Cycling in New Zealand
Following the New Zealand Job Summit in 2009, Prime Minister John Key unveiled his own contribution – a cycle trail (Nga Haerenga – “The Journeys”) extending from one end of the country to the other – as a means of stimulating local tourism economies. In the previous year 356,900 people had toured New Zealand on cycles. Almost 43,000 of these were international tourists who generated almost $160 million to the New Zealand economy. None of these cycle trips were co-ordinated in any systematic fashion, and the opportunity to capitalise on this niche market by integrating business, employment health and recreational components had remained unrecognised and untapped. The purpose of the New Zealand Cycleway concept was to capitalise on this potential.
By the end of 2009, the Government had committed $50 million to develop the Cycleway – initially intended to extend from Cape Reinga in the North to Stewart Island in the South. While this initial concept no longer dominates the proposal, there has been major progress on 18 major rides through some of New Zealand’s most iconic landscapes. The first of these trails along the Waikato River was begun in late 2009, linking existing trails to form a 100 kilometre Waikato River Trail, and by the end of 2010, all eighteen of the proposed trails were under construction or in advanced stages of planning, and the 64km St. James Cycle Trail near Hanmer Springs was completed. The aim is to have the entire system up and running by early 2013.
The design and grading for degree of skill and difficulty has been a key ingredient in the success of the trails, and the development of this grading standard has included a wide range of stakeholders – cyclists, Department of Conservation staff, trail builders etc. The result is a comprehensive set of standards and guidelines (for surfaces, widths, bridges, inclines etc.) that guide and determine the development of all of the Cycle Trails, and by which they must abide. The commonly accepted mountain-biking standard of degree of difficulty of 1-6 has been adopted and the trails have been developed to ensure that each trail caters for the widest range of rider skills, so that no ride on any of the trails will extend over more than two grade points.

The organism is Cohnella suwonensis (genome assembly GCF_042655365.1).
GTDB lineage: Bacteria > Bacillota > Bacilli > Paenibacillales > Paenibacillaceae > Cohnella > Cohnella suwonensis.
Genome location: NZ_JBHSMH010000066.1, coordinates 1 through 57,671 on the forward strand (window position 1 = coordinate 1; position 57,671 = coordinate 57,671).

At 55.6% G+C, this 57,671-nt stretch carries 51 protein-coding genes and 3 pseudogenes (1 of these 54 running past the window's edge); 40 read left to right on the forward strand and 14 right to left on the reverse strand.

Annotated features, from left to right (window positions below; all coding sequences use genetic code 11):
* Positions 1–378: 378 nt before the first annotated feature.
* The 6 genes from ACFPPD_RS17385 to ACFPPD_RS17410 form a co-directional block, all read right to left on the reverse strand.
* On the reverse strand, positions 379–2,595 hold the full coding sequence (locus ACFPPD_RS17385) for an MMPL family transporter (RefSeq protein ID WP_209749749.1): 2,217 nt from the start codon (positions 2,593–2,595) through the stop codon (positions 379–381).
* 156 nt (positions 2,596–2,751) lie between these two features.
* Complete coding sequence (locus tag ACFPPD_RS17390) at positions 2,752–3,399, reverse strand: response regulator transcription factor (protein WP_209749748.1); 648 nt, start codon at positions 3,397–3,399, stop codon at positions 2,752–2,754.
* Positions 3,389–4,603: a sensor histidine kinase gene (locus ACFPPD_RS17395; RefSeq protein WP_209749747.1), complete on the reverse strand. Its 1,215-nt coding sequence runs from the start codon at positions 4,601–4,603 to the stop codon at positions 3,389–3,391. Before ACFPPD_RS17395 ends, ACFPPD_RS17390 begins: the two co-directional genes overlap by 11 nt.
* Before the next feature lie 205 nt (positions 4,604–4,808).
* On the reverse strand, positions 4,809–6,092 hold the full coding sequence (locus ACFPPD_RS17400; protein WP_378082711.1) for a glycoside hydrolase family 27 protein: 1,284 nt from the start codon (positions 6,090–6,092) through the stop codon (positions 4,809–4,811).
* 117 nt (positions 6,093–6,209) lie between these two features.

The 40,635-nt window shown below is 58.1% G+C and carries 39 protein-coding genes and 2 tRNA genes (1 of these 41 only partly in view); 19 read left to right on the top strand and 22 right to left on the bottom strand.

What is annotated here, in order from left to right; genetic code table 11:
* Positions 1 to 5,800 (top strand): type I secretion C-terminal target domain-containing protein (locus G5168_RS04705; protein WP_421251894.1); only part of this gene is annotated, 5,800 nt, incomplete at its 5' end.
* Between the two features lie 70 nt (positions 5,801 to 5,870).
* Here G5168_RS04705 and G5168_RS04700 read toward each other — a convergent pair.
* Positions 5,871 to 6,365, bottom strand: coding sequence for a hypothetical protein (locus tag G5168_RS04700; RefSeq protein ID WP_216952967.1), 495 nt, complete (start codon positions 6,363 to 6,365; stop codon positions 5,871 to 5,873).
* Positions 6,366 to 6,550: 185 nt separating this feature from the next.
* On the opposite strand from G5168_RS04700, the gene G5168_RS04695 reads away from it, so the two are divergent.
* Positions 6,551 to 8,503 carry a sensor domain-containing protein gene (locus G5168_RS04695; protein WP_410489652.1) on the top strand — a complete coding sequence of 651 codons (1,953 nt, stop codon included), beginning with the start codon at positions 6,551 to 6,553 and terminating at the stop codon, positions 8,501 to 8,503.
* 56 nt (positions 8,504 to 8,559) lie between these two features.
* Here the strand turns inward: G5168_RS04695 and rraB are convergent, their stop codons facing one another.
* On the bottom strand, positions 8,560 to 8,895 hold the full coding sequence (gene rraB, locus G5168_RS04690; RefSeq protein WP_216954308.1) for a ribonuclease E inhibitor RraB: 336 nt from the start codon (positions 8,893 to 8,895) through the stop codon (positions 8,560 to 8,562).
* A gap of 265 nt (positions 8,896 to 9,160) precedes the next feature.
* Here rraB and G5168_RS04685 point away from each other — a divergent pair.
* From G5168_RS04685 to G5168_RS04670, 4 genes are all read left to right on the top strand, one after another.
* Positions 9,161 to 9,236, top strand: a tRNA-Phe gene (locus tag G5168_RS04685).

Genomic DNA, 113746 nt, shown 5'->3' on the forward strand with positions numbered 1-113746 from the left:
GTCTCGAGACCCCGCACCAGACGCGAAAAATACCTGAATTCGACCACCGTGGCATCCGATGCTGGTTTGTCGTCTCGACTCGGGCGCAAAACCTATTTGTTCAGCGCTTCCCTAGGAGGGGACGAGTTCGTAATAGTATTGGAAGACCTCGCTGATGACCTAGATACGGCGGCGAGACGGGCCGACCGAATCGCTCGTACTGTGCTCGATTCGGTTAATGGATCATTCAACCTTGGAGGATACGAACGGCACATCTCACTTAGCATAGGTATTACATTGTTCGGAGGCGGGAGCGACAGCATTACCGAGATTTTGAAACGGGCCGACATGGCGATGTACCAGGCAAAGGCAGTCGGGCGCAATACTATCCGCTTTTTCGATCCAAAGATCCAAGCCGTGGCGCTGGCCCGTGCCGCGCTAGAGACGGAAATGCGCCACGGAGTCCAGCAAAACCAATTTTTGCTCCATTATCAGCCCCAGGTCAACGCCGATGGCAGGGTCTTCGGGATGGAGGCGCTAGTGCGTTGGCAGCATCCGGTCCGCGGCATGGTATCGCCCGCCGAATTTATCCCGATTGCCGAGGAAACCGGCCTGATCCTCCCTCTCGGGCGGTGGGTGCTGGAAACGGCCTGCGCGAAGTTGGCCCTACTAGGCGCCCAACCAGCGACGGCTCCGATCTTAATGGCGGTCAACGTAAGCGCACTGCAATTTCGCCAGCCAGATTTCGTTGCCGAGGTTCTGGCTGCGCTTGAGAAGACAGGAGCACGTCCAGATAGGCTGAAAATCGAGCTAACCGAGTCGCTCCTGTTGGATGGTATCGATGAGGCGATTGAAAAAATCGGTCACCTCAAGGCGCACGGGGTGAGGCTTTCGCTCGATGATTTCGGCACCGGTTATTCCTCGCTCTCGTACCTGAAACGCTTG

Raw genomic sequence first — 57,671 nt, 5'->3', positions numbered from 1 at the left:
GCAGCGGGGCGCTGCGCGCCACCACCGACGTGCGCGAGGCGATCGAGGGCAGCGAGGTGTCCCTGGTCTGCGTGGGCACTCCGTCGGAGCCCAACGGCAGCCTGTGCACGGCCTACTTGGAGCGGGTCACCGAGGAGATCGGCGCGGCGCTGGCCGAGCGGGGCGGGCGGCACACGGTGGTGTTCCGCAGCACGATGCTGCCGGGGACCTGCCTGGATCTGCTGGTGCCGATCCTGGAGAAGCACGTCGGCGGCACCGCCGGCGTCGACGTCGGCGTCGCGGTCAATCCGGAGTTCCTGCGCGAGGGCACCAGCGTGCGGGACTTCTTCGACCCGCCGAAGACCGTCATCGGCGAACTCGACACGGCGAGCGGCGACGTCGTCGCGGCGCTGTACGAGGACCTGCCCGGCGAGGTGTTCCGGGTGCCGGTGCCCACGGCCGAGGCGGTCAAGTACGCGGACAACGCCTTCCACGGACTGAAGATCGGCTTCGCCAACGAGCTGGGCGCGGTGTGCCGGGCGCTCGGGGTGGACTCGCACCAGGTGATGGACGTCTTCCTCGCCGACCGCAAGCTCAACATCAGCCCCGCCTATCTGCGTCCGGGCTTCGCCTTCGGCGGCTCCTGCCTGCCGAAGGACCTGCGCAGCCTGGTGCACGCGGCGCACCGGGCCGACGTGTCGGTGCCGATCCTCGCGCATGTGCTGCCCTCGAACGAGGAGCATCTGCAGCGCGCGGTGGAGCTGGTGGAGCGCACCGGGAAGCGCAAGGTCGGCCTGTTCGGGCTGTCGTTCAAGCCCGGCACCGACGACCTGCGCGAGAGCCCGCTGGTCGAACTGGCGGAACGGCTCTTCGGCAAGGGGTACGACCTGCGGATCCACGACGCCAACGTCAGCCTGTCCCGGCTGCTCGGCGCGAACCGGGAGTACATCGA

All of the rides are in visually stunning locations that already have the support of a tourism infrastructure (lodgings, food, amenities etc.) and that are easily accessible to the tourist. They are also located in areas with surrounding established cycling experiences that will no doubt benefit from the increasing numbers of visitors.
The Cycle Trails
For the current state of completion please consult the New Zealand Cycleway website www.nzcycletrail.com
Twin Coast Cycle Trail
- Pou Herenga Tai (Northland)
The 84km trail will pass through the centre of the Far North district between the picturesque Hokianga Harbour and the famously beautiful Bay of Islands. The trail will cater for all levels of riding ability including beginners and families.
Hauraki Rail Trail, Coromandel
The 77km Hauraki Rail Trail will follow the path of two historic railway lines running from Thames to Paeroa, Paeroa to Waikino, and Paeroa to Te Aroha. A new path will also link Waikino to Waihi.
Waikato River Trails, Waikato
The Waikato River Trails extend 100km along New Zealand’s longest river, the “Mighty Waikato”. The journey takes in five lakes, four hydro dams and a number of small towns and villages. The trails connect with the heart of the Waikato and showcase the very best of the region’s natural environment.
Pureora Timber Trail, Waitomo
This spectacular 77km trail will offer riders the chance to experience the rich heritage of the Pureora Forest Park. Cyclists will ride through forest terrain, passing 800-year-old trees, a bush tramway and historic timber-milling sites. Situated within a three hour drive of Auckland, Hamilton, Rotorua and Taupo, the trail will cater for all levels of cycling ability.
Motu Trails, Bay of Plenty